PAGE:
This is it, Ilan Swartz-Brownstein remembers thinking. He recalls taking a deep breath and walking onto the enormous stage of NBC’s “America’s Got Talent,” alongside his partner, Josh Leviton.
The lights are blinding. Swartz-Brownstein remembers that he could hardly make out anyone in the audience other than the celebrity judges in front of him: Howie Mandel, Mel B, Heidi Klum and Simon Cowell.
Based on the pair’s clothing – dress shirts and pants, yarmulkes and traditional Jewish fringes called tzitzit – Swartz-Brownstein and Leviton appear as if they are about to recite passages from the Torah. But they have a surprise in store.
Swartz-Brownstein and Leviton begin singing the words to Meghan Trainor’s “All About That Bass” before launching into a remixed beatbox version of the pop song. The audience erupts with applause. The judges are equally as pleased, sending Swartz-Brownstein and Leviton on to the next round.
A 2012 graduate of Grant, Swartz-Brownstein, 22, is an Orthodox Jew. In 2010 as a high school junior, he took a hard look at his life and realized it lacked deep purpose. Becoming Orthodox allowed him to see the world in a whole different light.
“Being orthodox is much more than just keeping the rules,” says Swartz-Brownstein. “Being orthodox is recognizing the meaning and holiness within everything.”
His religion has empowered him to embrace his authentic self – part of which includes beatboxing. As an Orthodox Jewish beatboxer, he’s gained national attention on this season of “America’s Got Talent.”
But for Swartz-Brownstein, it’s about more than the recognition. It’s about showing members of the Jewish community how to be true to themselves.
Swartz-Brownstein was born in Ketchikan, Alaska. Growing up, he was close with his twin sister, Lieba, and older brother, Natan. They called themselves the Brownstein explorers, often adventuring off trails together during family hikes.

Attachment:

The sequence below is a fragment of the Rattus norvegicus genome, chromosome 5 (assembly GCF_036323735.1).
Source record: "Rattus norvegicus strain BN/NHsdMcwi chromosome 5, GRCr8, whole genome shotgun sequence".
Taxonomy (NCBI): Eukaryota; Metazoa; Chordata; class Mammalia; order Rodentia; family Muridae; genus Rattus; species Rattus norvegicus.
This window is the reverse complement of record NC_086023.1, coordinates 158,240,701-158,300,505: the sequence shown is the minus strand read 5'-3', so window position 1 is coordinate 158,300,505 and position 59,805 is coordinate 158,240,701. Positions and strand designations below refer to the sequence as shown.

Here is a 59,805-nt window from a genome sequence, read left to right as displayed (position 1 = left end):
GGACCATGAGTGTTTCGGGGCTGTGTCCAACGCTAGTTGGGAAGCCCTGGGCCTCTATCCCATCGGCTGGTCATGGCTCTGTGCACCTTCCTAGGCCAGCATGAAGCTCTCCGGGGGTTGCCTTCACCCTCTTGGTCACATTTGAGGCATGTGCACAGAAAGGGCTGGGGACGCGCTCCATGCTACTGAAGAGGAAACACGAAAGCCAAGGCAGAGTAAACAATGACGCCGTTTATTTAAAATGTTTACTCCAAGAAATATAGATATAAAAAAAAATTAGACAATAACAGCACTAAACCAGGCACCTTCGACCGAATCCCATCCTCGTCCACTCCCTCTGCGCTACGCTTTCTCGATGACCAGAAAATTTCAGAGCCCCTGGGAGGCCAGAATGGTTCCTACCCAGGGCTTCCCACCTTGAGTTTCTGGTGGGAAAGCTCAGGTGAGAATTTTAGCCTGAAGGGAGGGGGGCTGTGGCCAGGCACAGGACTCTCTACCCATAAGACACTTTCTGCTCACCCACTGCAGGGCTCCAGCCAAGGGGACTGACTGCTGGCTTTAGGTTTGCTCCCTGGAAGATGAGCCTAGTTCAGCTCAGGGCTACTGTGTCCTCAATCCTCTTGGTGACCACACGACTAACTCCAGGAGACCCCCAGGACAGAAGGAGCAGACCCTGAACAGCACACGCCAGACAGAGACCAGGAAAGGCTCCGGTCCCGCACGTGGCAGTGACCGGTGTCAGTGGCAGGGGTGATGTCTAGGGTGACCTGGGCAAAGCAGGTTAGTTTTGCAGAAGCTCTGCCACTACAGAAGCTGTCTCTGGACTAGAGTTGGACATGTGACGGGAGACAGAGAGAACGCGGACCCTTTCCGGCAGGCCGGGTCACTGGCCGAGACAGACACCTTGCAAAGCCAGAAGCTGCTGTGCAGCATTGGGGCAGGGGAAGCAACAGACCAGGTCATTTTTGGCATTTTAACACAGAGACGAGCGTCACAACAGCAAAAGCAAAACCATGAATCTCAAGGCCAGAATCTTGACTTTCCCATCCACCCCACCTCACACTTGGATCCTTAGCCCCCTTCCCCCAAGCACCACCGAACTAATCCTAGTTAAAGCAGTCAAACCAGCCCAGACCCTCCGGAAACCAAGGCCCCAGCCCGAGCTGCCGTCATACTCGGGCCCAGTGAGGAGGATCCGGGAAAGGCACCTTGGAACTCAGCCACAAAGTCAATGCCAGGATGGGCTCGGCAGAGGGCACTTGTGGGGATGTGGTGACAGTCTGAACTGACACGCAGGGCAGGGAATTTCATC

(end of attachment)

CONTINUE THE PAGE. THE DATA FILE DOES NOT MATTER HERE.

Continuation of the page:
Their parents, Linda Brownstein and Stan Swartz, who are both Jewish, wanted their children to be raised as such. But Ketchikan lacked a Jewish community and the family was left wanting more.
So when Swartz-Brownstein was 5, the family relocated to Portland. “I wanted my kids to follow their tradition,” Linda Brownstein says.
Swartz-Brownstein attended Portland Jewish School for kindergarten through third grade. Then he went to Laurelhurst and Sunnyside Environmental School before reaching Grant.
At Grant, Swartz-Brownstein was a self-described class clown. He would do anything to make people laugh, no matter whose expense it was at. “Looking back on my high school experience, I had a lot of fun, but I was missing direction,” Swartz-Brownstein says now.
Freshman year, Swartz-Brownstein started running cross country and joined a Jewish youth group called the National Conservation of Synagogue Youth. Aside from weekly meetings, the group attended weekend conventions with inspirational speakers and educational programming focused on understanding Judaism.
He remembers walking away from those conventions feeling invigorated and inspired.
During his first two years at Grant, Swartz-Brownstein was active in the Grant social scene, going out with friends on Friday nights. He has fond memories of making late-night excursions, but near the end of his sophomore year, he started to question his choices. Was this really what life was all about? Was this who he wanted to be?
One day at cross country practice, Swartz-Brownstein posed a question to a fellow runner. “What do you think the meaning of life is?” he asked.
“To have fun,” his teammate responded.
Swartz-Brownstein decided he didn’t like this answer. “It felt like that was a very shallow reason to be alive, to just have fun,” he recalls. “And it was at that point when I started to become more religious.”
Junior year, Swartz-Brownstein became strictly observant in his Judaism. His two siblings were also transitioning to an orthodox lifestyle, and they drew inspiration from one another. As an Orthodox Jew, Swartz-Brownstein would have to adopt dozens of practices to observe his newfound religion, such as only eating kosher foods and attending synagogue. He also had to keep shabbat, meaning he had to adhere to a series of expectations around being orthodox.
“Being orthodox is much more than just keeping the rules, being orthodox is recognizing the meaning and holiness within everything” – Ilan Swartz-Brownstein